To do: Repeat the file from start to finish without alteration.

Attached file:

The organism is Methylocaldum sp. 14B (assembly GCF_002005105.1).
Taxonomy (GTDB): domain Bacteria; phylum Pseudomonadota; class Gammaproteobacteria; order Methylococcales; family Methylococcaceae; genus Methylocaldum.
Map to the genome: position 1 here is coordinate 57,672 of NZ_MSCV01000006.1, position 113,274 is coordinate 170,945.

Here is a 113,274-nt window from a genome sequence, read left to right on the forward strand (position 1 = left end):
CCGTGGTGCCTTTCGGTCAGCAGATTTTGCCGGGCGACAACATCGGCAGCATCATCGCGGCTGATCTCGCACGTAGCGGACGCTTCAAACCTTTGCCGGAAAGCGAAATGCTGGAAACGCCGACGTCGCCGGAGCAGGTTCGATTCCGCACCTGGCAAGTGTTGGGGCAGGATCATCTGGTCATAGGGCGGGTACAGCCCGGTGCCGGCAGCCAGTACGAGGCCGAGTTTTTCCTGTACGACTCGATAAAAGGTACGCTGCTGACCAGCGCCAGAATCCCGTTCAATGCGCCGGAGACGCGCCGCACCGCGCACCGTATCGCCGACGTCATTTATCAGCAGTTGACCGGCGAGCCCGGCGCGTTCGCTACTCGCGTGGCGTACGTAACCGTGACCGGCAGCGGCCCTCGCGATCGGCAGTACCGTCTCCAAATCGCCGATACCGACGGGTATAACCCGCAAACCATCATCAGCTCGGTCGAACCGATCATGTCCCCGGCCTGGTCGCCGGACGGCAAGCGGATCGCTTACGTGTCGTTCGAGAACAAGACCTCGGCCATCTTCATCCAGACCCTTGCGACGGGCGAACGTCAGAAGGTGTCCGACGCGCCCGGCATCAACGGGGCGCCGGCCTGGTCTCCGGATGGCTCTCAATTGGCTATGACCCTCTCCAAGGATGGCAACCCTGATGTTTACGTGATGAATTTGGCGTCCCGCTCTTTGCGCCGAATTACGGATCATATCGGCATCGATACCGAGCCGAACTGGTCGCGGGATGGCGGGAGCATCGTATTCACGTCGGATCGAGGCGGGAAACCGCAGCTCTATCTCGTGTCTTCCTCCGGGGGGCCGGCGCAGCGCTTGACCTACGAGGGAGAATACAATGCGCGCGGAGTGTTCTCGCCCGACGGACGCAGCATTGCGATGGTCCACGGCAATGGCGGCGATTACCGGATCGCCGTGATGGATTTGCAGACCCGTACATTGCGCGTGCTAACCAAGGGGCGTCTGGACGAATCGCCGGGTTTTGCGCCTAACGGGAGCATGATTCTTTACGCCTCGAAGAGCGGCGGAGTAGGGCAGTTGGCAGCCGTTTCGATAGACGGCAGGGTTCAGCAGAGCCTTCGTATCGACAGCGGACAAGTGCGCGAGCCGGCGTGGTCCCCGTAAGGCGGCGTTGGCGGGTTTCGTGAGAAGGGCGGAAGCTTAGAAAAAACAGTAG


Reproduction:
The organism is Methylocaldum sp. 14B (assembly GCF_002005105.1).
Taxonomy (GTDB): domain Bacteria; phylum Pseudomonadota; class Gammaproteobacteria; order Methylococcales; family Methylococcaceae; genus Methylocaldum.
Map to the genome: position 1 here is coordinate 57,672 of NZ_MSCV01000006.1, position 113,274 is coordinate 170,945.

Here is a 113,274-nt window from a genome sequence, read left to right on the forward strand (position 1 = left end):
CCGTGGTGCCTTTCGGTCAGCAGATTTTGCCGGGCGACAACATCGGCAGCATCATCGCGGCTGATCTCGCACGTAGCGGACGCTTCAAACCTTTGCCGGAAAGCGAAATGCTGGAAACGCCGACGTCGCCGGAGCAGGTTCGATTCCGCACCTGGCAAGTGTTGGGGCAGGATCATCTGGTCATAGGGCGGGTACAGCCCGGTGCCGGCAGCCAGTACGAGGCCGAGTTTTTCCTGTACGACTCGATAAAAGGTACGCTGCTGACCAGCGCCAGAATCCCGTTCAATGCGCCGGAGACGCGCCGCACCGCGCACCGTATCGCCGACGTCATTTATCAGCAGTTGACCGGCGAGCCCGGCGCGTTCGCTACTCGCGTGGCGTACGTAACCGTGACCGGCAGCGGCCCTCGCGATCGGCAGTACCGTCTCCAAATCGCCGATACCGACGGGTATAACCCGCAAACCATCATCAGCTCGGTCGAACCGATCATGTCCCCGGCCTGGTCGCCGGACGGCAAGCGGATCGCTTACGTGTCGTTCGAGAACAAGACCTCGGCCATCTTCATCCAGACCCTTGCGACGGGCGAACGTCAGAAGGTGTCCGACGCGCCCGGCATCAACGGGGCGCCGGCCTGGTCTCCGGATGGCTCTCAATTGGCTATGACCCTCTCCAAGGATGGCAACCCTGATGTTTACGTGATGAATTTGGCGTCCCGCTCTTTGCGCCGAATTACGGATCATATCGGCATCGATACCGAGCCGAACTGGTCGCGGGATGGCGGGAGCATCGTATTCACGTCGGATCGAGGCGGGAAACCGCAGCTCTATCTCGTGTCTTCCTCCGGGGGGCCGGCGCAGCGCTTGACCTACGAGGGAGAATACAATGCGCGCGGAGTGTTCTCGCCCGACGGACGCAGCATTGCGATGGTCCACGGCAATGGCGGCGATTACCGGATCGCCGTGATGGATTTGCAGACCCGTACATTGCGCGTGCTAACCAAGGGGCGTCTGGACGAATCGCCGGGTTTTGCGCCTAACGGGAGCATGATTCTTTACGCCTCGAAGAGCGGCGGAGTAGGGCAGTTGGCAGCCGTTTCGATAGACGGCAGGGTTCAGCAGAGCCTTCGTATCGACAGCGGACAAGTGCGCGAGCCGGCGTGGTCCCCGTAAGGCGGCGTTGGCGGGTTTCGTGAGAAGGGCGGAAGCTTAGAAAAAACAGTAG